Characterization of responses to temperature and photoperiod for time to flowering in a world lentil collection
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William Erskine, R. H. Ellis, R. J. Summerfield, E. H. Roberts, A. Hussain. (1/8/1990). Characterization of responses to temperature and photoperiod for time to flowering in a world lentil collection. TAG Theoretical and Applied Genetics, 80, pp. 193-199.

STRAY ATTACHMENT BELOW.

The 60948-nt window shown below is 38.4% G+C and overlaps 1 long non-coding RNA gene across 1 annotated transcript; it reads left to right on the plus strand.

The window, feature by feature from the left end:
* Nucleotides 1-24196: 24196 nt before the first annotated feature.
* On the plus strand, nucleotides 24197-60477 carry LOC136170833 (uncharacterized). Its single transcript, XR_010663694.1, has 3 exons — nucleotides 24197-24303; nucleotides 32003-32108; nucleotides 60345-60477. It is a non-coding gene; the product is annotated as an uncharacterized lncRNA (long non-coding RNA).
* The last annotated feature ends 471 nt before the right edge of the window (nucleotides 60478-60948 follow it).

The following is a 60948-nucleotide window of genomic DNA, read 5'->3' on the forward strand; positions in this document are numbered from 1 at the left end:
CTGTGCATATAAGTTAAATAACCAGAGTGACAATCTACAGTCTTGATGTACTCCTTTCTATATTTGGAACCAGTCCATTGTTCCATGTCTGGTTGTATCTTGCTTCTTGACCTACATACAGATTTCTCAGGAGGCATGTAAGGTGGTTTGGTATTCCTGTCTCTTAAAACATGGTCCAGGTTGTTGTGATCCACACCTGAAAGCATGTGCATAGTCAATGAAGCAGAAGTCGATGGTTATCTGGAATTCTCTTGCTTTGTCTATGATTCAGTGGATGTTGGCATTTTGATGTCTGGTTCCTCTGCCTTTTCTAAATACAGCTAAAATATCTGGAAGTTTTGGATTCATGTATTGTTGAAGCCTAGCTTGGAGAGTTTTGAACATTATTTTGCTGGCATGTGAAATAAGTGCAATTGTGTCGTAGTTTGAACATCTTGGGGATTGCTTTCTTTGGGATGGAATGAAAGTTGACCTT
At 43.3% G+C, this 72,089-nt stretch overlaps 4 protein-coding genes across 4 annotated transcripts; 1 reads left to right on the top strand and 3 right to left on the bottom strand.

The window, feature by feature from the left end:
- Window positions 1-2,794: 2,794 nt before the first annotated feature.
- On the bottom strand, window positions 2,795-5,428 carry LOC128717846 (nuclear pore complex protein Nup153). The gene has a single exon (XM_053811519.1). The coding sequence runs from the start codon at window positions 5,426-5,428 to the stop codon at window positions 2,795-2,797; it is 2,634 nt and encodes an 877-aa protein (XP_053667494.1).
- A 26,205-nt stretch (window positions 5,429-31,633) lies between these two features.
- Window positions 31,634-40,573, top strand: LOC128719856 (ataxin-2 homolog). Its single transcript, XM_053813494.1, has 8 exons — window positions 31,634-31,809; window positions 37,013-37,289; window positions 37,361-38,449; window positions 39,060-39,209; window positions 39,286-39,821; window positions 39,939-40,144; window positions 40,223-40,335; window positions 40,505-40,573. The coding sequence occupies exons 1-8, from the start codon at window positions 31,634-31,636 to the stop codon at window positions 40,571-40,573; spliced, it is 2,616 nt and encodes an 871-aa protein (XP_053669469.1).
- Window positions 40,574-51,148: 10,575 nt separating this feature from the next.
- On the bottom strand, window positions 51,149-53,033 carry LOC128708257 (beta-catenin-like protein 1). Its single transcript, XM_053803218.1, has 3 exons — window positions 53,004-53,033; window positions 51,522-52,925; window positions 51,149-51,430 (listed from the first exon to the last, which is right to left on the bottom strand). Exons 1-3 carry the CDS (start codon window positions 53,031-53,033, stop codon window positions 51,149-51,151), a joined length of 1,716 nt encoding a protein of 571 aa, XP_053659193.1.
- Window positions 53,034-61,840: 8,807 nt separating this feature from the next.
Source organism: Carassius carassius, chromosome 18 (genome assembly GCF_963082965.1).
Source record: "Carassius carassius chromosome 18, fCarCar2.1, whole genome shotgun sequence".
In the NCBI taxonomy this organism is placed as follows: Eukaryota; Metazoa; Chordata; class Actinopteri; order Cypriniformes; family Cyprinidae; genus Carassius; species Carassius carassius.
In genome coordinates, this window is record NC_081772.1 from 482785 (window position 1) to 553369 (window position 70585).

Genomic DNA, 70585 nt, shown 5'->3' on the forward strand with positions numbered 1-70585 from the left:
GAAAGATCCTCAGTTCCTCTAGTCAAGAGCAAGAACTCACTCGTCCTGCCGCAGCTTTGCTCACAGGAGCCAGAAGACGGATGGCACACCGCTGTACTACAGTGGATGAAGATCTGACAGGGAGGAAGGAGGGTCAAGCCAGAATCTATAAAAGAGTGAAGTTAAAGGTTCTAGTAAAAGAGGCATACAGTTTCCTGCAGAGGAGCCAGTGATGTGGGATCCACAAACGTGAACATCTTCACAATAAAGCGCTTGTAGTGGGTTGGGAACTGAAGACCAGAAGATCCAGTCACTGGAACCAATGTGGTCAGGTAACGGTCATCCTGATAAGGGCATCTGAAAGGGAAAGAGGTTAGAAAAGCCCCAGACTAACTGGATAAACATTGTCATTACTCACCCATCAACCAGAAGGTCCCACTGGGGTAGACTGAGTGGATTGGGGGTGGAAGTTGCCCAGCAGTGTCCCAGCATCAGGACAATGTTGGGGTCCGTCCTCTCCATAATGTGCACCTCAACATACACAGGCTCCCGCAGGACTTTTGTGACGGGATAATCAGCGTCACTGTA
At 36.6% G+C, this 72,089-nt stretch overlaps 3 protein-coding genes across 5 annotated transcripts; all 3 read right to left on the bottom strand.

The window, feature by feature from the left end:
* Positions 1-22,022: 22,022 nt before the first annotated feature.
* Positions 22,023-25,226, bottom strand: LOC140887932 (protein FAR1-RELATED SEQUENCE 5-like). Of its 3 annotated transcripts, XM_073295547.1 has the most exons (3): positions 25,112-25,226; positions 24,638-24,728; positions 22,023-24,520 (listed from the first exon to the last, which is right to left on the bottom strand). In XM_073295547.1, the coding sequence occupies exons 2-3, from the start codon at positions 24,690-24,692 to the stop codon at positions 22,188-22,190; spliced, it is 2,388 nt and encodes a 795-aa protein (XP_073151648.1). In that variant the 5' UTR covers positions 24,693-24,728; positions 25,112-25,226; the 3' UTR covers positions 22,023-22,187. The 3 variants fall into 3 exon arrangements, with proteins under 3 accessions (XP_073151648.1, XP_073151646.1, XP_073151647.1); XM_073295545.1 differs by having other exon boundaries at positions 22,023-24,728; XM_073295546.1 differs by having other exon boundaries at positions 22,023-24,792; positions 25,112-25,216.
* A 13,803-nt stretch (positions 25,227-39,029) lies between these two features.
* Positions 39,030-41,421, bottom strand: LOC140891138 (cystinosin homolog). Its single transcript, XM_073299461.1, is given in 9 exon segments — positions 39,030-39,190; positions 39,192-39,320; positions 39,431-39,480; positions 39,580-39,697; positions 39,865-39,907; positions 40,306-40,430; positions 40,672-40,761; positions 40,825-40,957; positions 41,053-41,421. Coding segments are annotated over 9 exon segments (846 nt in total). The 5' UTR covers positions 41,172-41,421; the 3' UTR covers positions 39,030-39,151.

The times from sowing to first flowering (f) of 231 accessions of lentil (Lens culinaris Medik.), comprising germ plasm from eight countries and breeding lines from ICARDA in Syria, were recorded in four glasshouse environments; two photoperiods (16 and 13 h/day) combined with warmer (24°/13°C) and cooler (18°/9°C) day/night temperatures. The linear model 1/f=a+bT + cP (where T is mean diurnal temperature and P is photoperiod) provided an average fit over the 231 accessions of r 2=0.852. Since there is no interaction term in this linear model, the flowering responses of an accession to temperature and photoperiod are independent. The values of the constants b and c indicate relative responsiveness of rate of progress towards flowering (1/f) to temperature and photoperiod, respectively. Comparison among the 231 accessions showed a weak, but significant, negative correlation between the values of b and c (r=-0.291, P<0.01). Since the proportion of the variance of b not attributed to its linear regression on c was >0.91, we conclude that these phenological responses are under separate control and that there is considerable scope for selection of any combination of sensitivities to temperature and photoperiod in lentil. Just as a large proportion of the variation among accessions in mean time to first flowering was attributed to country of origin, so also was variability in the values of the constants a, b, and c. In particular, sensitivity to photoperiod (i.e., the value of constant c) was dependent upon latitude of origin. Breeding lines from ICARDA were equally variable in a, b, and c as were germ plasm accessions from elsewhere, while the mean values were similar to those of accessions from neighboring Jordan. A single accession of wild lentil (L. culinaris subsp. orientalis) from Turkey showed flowering responses to T and P similar to the mean value of accessions of cultivated lentil from that country. Results from diverse environments for the Argentinian cv Precoz show that the use of this linear model facilitates predictions of time to flowering in any environment (within wide limits) of known mean temperature and photoperiod. The model, then, minimizes the need for multisite evaluations of phenology, since predictions of pre-flowering duration in any environment, and characterization of flowering responses to photoperiod and temperature, can now be achieved by screening germ plasm in a few, carefully selected locations.
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